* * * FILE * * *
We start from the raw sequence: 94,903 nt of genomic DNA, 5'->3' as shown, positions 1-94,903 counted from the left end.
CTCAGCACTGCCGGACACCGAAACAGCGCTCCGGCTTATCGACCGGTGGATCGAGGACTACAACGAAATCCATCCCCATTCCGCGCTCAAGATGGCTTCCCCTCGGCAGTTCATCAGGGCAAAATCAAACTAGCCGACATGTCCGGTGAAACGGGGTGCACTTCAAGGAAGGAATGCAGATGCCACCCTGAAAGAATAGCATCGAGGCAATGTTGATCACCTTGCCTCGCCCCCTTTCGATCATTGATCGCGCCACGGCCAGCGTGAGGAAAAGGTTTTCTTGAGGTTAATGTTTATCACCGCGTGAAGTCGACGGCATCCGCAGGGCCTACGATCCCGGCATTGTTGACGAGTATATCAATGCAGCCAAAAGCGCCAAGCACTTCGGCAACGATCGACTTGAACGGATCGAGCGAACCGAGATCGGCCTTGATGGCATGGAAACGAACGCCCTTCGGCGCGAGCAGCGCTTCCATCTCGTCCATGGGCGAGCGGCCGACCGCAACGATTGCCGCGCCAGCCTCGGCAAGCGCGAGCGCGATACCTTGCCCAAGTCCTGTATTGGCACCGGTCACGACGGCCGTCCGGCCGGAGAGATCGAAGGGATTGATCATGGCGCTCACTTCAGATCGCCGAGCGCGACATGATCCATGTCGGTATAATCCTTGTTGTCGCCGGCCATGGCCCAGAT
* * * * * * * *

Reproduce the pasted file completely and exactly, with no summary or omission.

We start from the raw sequence: 94,903 nt of genomic DNA, 5'->3' as shown, positions 1-94,903 counted from the left end.
CTCAGCACTGCCGGACACCGAAACAGCGCTCCGGCTTATCGACCGGTGGATCGAGGACTACAACGAAATCCATCCCCATTCCGCGCTCAAGATGGCTTCCCCTCGGCAGTTCATCAGGGCAAAATCAAACTAGCCGACATGTCCGGTGAAACGGGGTGCACTTCAAGGAAGGAATGCAGATGCCACCCTGAAAGAATAGCATCGAGGCAATGTTGATCACCTTGCCTCGCCCCCTTTCGATCATTGATCGCGCCACGGCCAGCGTGAGGAAAAGGTTTTCTTGAGGTTAATGTTTATCACCGCGTGAAGTCGACGGCATCCGCAGGGCCTACGATCCCGGCATTGTTGACGAGTATATCAATGCAGCCAAAAGCGCCAAGCACTTCGGCAACGATCGACTTGAACGGATCGAGCGAACCGAGATCGGCCTTGATGGCATGGAAACGAACGCCCTTCGGCGCGAGCAGCGCTTCCATCTCGTCCATGGGCGAGCGGCCGACCGCAACGATTGCCGCGCCAGCCTCGGCAAGCGCGAGCGCGATACCTTGCCCAAGTCCTGTATTGGCACCGGTCACGACGGCCGTCCGGCCGGAGAGATCGAAGGGATTGATCATGGCGCTCACTTCAGATCGCCGAGCGCGACATGATCCATGTCGGTATAATCCTTGTTGTCGCCGGCCATGGCCCAGAT